A scene from San Diego Musical Theatre’s production of “42nd Street.”

By Pat Launer

It’s the classic Broadway Cinderella story. Star has accident; young chorine goes on and becomes a star.

Sounds kind of far-fetched. But it actually happened, right here in Our Town. In 2000, Sutton Foster, a chorus girl, stepped up at the La Jolla Playhouse to assume the lead in “Thoroughly Modern Millie,” and went on to win a Tony Award and become a Broadway darling.

So, it can happen. But probably not in the way it does in “42nd Street.” The story appeared in book form first (1932), then as a Busby Berkeley movie (1933). Nearly 50 years later, legendary impresario David Merrick turned it into a Broadway hit, by borrowing a bunch of songs from the Harry Warren/Al Dubin catalogue.

The score is terrific, filled with classics like “Lullaby of Broadway,” “You’re Getting to be a Habit with Me,” “Shuffle off to Buffalo,” and of course, the irresistible title tune. But not all the songs hang together. It’s hard to believe the book (by Michael Stewart and Mark Bramble) won a Tony. There are some silly subplots and extraneous characters and interactions. The coincidences strain even musical theater credulity. It feels more like a jukebox musical than a book musical.

But what makes the show rise above theater cliché is the singing and dancing, especially the tapping. And in that, thanks to a very talented cast, under the guidance of music director Don LeMaster and choreographer Jill Gorrie, San Diego Musical Theatre shimmers. Director James Vasquez creates some fun stage business, too, including wonderful use of silhouettes and shadows.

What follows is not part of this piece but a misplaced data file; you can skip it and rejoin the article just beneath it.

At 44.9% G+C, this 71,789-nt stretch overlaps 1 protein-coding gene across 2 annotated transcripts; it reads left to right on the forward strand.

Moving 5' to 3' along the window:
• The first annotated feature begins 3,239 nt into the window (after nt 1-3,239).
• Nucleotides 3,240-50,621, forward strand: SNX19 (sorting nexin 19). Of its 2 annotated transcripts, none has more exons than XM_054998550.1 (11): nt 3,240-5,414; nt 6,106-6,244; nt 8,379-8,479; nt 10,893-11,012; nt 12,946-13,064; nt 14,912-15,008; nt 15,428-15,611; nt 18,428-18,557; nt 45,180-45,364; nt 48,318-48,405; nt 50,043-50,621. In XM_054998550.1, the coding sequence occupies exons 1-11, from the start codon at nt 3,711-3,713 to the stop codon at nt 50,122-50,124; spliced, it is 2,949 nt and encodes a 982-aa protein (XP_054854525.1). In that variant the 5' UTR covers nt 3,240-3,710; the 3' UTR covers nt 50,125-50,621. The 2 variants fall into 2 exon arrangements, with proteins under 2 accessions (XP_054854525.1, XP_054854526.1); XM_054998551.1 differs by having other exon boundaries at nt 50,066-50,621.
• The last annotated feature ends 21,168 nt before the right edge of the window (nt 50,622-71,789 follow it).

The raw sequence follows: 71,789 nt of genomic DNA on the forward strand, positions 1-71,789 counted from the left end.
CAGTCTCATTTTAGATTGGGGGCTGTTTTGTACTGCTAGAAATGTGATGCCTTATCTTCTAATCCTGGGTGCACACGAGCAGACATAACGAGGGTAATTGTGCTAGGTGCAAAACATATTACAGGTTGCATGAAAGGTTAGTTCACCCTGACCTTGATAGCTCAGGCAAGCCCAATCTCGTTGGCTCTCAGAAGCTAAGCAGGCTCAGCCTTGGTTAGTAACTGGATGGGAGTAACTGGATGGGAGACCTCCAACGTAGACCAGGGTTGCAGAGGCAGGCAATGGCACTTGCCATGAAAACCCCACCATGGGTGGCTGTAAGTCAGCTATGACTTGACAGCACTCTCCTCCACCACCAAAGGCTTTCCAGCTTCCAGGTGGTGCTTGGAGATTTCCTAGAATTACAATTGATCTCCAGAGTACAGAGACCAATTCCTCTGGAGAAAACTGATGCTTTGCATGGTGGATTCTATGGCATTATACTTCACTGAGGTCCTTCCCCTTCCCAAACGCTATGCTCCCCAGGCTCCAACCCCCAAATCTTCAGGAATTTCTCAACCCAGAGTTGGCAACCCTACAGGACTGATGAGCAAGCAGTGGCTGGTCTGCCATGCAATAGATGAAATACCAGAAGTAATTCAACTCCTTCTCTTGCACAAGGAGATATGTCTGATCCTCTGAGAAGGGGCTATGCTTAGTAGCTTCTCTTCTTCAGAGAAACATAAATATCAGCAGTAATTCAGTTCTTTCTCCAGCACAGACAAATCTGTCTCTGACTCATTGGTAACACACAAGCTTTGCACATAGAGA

The scenic design (Bret Young and David Medina), lighting (Michael Von Hoffman) and costumes (“coordinated” by Beth Connelly; no indication of where they came from originally) are attractive and varied.

It’s the characters and relationships that are under-developed. There’s absolutely no chemistry between the leads: perky, gifted Ashley Ruth Jones, a real find as Peggy Sawyer; and Gabriel Navarro as Billy Lawlor. His tap solos are fine, but his dancing is effortful in the partnering and lifts. With the exception of Robert J. Townsend as the gruff, demanding director, Julian Marsh (who basically plays that one, overmiked note), and rich-voiced Laura Dickinson as the fading diva, Dorothy Brock, there is little display of personality on the stage. Even the redoubtable Bets Malone, as writer/producer Maggie Brock, shows minimal persona, and that role can be a comic show-stopper.

On the night I saw the show (before all the kinks were ironed out for opening), there were miking/sound problems. Perhaps everyone was just getting down the moves and lines and vocals (Vasquez told me he’d just reworked a scene), and it will all come together once the cast really settles in. I hope so. There’s too much good stuff there for it not to edge one step closer to great.


  • The San Diego Musical Theatre production of “42nd Street” runs through June 12 at the Spreckels Theatre, 121 Broadway downtown
  • Tickets ($30-$70) are available at 858-560-5740 or www.sdmt.org
  • Running Time: 2 hrs. 30 min.

Pat Launer is a long-time San Diego arts writer and an Emmy Award-winning theater critic. An archive of her previews and reviews can be found at patlauner.com.

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